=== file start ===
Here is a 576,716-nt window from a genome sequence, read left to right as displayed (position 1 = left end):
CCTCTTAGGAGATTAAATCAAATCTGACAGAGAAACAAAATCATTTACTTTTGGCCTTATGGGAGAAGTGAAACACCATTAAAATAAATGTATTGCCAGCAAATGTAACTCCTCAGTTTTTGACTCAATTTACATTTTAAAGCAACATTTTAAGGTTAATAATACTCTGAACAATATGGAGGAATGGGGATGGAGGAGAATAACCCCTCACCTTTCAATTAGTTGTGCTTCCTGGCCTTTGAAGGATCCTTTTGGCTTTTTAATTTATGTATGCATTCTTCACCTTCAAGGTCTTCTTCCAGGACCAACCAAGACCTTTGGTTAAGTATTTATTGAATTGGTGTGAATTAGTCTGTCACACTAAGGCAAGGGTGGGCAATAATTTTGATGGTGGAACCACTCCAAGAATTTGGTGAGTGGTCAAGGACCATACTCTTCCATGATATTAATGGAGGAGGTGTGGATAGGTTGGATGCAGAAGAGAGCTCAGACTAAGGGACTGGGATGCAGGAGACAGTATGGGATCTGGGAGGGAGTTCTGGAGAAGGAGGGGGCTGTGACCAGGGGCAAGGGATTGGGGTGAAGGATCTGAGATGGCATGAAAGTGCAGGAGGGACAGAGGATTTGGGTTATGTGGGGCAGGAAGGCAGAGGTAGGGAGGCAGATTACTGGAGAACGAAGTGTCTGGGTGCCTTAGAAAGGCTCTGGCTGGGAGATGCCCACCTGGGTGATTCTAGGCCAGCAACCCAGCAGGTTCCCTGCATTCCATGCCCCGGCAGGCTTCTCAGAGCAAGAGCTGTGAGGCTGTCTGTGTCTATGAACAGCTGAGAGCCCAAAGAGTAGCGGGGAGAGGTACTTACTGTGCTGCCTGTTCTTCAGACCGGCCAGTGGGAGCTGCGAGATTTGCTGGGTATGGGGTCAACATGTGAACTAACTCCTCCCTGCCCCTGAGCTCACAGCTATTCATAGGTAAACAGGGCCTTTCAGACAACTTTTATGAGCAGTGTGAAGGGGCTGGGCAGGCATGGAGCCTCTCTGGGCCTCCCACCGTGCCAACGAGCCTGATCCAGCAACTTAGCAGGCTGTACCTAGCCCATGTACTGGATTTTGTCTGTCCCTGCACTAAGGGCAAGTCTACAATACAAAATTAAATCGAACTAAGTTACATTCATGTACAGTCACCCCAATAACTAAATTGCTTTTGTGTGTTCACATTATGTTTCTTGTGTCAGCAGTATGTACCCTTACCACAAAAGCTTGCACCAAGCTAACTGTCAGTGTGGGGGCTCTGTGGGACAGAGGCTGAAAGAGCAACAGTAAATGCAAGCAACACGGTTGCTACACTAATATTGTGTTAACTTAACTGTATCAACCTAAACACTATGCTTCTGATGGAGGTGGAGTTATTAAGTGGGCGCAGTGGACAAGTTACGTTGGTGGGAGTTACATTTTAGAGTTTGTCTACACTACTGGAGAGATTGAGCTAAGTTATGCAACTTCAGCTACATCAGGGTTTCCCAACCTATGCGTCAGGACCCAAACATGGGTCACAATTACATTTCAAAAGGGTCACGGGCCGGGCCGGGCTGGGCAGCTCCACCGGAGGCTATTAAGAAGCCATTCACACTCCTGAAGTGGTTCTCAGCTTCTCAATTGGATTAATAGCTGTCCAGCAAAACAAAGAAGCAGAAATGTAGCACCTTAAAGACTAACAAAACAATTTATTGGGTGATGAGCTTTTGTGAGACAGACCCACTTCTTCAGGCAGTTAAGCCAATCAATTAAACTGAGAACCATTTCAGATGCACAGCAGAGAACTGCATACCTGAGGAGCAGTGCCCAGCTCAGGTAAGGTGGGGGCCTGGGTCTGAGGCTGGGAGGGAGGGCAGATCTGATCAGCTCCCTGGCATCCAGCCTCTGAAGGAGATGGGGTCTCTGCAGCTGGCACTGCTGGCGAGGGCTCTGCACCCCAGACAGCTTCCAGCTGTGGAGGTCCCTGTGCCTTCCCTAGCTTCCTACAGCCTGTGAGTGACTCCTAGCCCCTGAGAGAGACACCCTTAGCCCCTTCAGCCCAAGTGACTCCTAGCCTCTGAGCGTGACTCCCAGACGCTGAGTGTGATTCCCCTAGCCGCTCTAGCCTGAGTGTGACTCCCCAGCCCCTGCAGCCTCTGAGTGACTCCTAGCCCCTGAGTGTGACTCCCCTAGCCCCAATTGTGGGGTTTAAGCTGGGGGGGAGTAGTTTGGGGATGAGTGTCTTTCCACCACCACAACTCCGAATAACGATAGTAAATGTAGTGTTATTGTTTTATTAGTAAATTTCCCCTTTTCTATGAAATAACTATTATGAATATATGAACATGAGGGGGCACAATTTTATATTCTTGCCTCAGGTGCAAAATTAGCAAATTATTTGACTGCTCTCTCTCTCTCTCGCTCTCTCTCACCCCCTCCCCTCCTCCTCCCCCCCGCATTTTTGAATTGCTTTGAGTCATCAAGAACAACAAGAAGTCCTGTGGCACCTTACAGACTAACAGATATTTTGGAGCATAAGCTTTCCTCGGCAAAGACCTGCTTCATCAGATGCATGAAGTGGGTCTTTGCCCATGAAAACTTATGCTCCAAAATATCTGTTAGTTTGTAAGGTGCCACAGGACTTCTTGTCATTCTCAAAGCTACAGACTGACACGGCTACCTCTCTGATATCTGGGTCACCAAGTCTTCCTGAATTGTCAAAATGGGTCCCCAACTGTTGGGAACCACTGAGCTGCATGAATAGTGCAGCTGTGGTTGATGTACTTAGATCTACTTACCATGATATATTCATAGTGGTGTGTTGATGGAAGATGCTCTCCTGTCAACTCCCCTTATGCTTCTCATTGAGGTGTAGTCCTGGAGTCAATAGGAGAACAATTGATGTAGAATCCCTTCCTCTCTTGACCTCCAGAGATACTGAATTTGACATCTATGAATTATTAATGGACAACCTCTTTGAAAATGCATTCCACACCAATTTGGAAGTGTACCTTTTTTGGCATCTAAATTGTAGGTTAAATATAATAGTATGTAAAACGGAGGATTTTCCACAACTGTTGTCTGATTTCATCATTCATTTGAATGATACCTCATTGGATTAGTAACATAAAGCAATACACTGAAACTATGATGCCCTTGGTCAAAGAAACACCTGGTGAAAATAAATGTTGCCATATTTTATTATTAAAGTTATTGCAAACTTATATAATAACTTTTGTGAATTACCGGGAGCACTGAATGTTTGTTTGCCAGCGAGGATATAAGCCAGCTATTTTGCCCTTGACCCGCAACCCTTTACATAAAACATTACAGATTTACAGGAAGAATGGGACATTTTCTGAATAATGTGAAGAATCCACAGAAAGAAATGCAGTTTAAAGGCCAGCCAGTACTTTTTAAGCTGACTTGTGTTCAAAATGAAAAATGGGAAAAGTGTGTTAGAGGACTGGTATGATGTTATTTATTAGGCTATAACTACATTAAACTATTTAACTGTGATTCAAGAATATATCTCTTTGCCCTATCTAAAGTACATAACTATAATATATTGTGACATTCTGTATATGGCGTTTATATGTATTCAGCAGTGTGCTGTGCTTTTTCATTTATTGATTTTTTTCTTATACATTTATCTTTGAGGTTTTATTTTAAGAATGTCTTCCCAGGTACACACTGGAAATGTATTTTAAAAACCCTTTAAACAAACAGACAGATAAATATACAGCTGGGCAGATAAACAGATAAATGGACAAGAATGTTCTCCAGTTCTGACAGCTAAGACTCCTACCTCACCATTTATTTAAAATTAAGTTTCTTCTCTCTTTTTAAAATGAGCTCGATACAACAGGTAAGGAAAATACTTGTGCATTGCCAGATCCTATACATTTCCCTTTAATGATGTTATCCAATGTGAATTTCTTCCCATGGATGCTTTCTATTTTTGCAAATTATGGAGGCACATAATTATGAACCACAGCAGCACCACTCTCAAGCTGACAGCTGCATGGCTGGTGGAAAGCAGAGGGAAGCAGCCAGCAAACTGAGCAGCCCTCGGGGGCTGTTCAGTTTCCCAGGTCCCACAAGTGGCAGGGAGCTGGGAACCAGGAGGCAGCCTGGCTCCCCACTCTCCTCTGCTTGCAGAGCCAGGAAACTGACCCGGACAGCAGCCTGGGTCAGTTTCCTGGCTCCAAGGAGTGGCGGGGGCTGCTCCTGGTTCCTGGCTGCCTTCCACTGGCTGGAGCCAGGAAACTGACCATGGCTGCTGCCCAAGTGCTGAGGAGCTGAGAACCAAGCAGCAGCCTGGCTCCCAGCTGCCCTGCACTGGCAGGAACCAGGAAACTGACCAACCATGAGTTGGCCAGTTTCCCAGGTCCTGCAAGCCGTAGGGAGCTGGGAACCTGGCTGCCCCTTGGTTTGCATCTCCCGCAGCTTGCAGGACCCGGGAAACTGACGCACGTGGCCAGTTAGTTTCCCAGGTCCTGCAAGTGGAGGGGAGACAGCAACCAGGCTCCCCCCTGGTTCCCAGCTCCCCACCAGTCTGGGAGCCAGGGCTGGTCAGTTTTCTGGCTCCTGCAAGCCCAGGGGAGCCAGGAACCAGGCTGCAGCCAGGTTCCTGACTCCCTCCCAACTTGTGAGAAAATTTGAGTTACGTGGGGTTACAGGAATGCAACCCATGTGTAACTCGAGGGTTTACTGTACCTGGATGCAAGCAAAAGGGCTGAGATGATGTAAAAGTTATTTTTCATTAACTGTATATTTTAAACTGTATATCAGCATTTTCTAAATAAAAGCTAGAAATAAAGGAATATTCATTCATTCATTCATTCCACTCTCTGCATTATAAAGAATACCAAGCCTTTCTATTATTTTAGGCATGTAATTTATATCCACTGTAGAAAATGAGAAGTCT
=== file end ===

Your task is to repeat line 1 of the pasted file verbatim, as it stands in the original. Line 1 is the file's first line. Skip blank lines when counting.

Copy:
Here is a 576,716-nt window from a genome sequence, read left to right as displayed (position 1 = left end):